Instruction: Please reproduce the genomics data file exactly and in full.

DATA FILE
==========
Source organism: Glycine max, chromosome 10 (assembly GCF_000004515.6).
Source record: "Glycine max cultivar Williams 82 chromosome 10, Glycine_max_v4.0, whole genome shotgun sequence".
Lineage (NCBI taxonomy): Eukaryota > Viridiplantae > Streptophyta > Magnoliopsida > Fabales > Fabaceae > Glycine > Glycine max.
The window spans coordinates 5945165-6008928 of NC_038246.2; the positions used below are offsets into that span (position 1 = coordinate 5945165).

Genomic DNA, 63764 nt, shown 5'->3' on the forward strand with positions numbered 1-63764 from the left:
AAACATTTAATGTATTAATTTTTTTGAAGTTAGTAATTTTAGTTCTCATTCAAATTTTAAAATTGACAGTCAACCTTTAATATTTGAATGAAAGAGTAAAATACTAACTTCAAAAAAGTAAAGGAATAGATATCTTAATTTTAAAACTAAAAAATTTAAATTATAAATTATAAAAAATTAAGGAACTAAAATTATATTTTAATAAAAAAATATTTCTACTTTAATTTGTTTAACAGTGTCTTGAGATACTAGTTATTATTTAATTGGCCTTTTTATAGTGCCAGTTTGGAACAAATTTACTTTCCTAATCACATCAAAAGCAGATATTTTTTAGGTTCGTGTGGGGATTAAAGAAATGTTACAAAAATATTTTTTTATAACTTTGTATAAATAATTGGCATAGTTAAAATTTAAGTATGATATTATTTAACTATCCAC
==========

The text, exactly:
Source organism: Glycine max, chromosome 10 (assembly GCF_000004515.6).
Source record: "Glycine max cultivar Williams 82 chromosome 10, Glycine_max_v4.0, whole genome shotgun sequence".
Lineage (NCBI taxonomy): Eukaryota > Viridiplantae > Streptophyta > Magnoliopsida > Fabales > Fabaceae > Glycine > Glycine max.
The window spans coordinates 5945165-6008928 of NC_038246.2; the positions used below are offsets into that span (position 1 = coordinate 5945165).

Genomic DNA, 63764 nt, shown 5'->3' on the forward strand with positions numbered 1-63764 from the left:
AAACATTTAATGTATTAATTTTTTTGAAGTTAGTAATTTTAGTTCTCATTCAAATTTTAAAATTGACAGTCAACCTTTAATATTTGAATGAAAGAGTAAAATACTAACTTCAAAAAAGTAAAGGAATAGATATCTTAATTTTAAAACTAAAAAATTTAAATTATAAATTATAAAAAATTAAGGAACTAAAATTATATTTTAATAAAAAAATATTTCTACTTTAATTTGTTTAACAGTGTCTTGAGATACTAGTTATTATTTAATTGGCCTTTTTATAGTGCCAGTTTGGAACAAATTTACTTTCCTAATCACATCAAAAGCAGATATTTTTTAGGTTCGTGTGGGGATTAAAGAAATGTTACAAAAATATTTTTTTATAACTTTGTATAAATAATTGGCATAGTTAAAATTTAAGTATGATATTATTTAACTATCCAC